May 27, 2007

How downtown San Jose bounced back - despite a new mall

My favorite quote from last week:
"When I travel to another city, I'm not interested in seeing what their Gap looks like."
-- Brian Eder, who owns an art gallery in San Jose, Calif., in a New York Times in a story about that city's re-emergence from the dot-com bust.

One of San Jose's grittier urban districts is experiencing a renaissance, despite the presence of grand new mall just a few miles away. Hmmmm, anything here sound familiar?

Reports the Times:
"On a recent balmy evening, in the South First Street Area, throngs of moviegoers gathered at the California Theater, a renovated Art Deco building. Left for dead for decades, then brought back to life a few years ago with a computer mogul's millions, the theater is now the home of the local symphony and the opera. . . . A block away, salsa lessons kicked off at a corner dance club. Diners filled the booths of a retro-chic restaurant, where bow-tied waiters toted plates of veal piccata and eggplant Parmesan. . . .

"In a city that nurtures its art institutions, an underground art scene has also taken shape. Vacant buildings, which still blemish many downtown blocks, have been transformed into temporary exhibit space for local painters and sculptors, attractive place-holders until permanent tenants arrive. . . .

"Several years before the California Theater reopened and SoFA started showing a vital nighttime pulse, developers cut the ribbon on their own downtown, five minutes west of city hall by freeway. Santana Row, a large mall with high-end retail and residential space, was decried by critics as a kind of Stepford showpiece, a triumph of commerce over culture. Mr. Eder, co-owner of Anno Domini gallery, refers to it today as Satan's Row."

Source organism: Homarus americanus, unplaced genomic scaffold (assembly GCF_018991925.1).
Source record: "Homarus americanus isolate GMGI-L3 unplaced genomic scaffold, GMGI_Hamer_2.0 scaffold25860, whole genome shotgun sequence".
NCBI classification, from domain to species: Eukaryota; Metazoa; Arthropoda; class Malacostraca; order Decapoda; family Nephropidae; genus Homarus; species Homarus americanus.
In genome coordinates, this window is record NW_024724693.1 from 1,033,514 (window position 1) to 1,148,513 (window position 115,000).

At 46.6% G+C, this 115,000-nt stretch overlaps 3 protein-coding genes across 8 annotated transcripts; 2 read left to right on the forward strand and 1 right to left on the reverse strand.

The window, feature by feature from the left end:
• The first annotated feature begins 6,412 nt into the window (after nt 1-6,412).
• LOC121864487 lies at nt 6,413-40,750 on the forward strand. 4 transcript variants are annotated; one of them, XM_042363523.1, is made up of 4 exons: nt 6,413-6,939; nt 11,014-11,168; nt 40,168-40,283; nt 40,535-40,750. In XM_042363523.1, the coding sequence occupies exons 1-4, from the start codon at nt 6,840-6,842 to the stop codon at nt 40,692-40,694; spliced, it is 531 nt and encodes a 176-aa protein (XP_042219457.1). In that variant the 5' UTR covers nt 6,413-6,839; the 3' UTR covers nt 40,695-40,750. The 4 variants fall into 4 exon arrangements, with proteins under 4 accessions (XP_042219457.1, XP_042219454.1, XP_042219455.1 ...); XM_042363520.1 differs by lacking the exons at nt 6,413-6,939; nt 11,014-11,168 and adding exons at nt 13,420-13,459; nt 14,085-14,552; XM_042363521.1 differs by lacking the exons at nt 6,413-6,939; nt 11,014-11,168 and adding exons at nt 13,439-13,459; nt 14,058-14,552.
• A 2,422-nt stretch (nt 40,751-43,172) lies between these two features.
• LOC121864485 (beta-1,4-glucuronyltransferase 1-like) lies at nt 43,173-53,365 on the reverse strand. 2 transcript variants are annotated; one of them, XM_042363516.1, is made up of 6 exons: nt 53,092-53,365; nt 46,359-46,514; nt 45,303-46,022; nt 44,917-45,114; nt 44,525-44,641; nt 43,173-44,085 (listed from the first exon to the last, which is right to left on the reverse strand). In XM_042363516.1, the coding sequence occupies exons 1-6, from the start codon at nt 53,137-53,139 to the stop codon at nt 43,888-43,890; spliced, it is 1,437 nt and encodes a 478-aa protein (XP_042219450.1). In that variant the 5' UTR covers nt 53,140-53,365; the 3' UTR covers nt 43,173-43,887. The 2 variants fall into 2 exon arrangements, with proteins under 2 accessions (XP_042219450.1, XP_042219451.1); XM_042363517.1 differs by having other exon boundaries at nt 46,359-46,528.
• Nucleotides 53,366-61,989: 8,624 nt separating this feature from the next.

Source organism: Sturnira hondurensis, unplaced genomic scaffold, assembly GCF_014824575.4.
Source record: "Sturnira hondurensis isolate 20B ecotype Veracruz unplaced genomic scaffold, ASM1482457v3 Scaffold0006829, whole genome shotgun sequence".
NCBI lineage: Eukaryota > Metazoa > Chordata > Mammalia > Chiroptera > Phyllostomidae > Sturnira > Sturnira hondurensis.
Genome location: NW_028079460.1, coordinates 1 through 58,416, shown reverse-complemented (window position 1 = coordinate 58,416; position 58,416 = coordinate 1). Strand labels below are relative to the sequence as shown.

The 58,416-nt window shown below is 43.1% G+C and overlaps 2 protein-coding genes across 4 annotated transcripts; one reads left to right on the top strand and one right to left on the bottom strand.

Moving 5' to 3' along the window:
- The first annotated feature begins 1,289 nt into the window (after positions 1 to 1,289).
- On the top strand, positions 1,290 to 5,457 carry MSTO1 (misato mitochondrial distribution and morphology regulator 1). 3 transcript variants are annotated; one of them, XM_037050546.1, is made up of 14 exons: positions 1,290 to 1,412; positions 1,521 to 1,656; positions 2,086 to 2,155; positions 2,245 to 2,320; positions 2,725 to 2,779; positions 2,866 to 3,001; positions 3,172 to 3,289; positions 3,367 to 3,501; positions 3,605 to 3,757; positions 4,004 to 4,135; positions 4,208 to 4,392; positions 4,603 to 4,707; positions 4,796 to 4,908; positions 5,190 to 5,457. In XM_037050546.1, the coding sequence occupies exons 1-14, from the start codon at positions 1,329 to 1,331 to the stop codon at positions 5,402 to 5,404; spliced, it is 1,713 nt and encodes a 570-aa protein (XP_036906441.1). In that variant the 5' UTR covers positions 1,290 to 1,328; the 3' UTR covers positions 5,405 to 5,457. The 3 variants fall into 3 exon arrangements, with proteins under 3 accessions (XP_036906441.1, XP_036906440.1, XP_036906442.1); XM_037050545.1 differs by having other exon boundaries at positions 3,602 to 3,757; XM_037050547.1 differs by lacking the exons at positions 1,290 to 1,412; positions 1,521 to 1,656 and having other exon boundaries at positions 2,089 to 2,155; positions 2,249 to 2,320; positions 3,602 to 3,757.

I'm not going to start bashing the "Natick Collection" mall revamp before I've even seen it -- although I'll be exceedingly disappointed if the walking environment between it and the rest of the community isn't any better than the original mall's. The point here is that plenty of people enjoy a more urban, unique experience than a mall can ever offer.

How? An anchor destination that draws people there evenings and weekends is crucial -- note the movie theater in San Jose's SoFA, and the cinema showing foreign and arts films as well as U.S. commercial offerings in downtown Waltham. You also need other destinations that people can walk to, which requires an appealing streetscape.

The Amazing Things Arts Center's plans for a downtown location is a start. Improving downtown Framingham's pedestrian ambiance is also vital if downtown revitalization is going to take hold.

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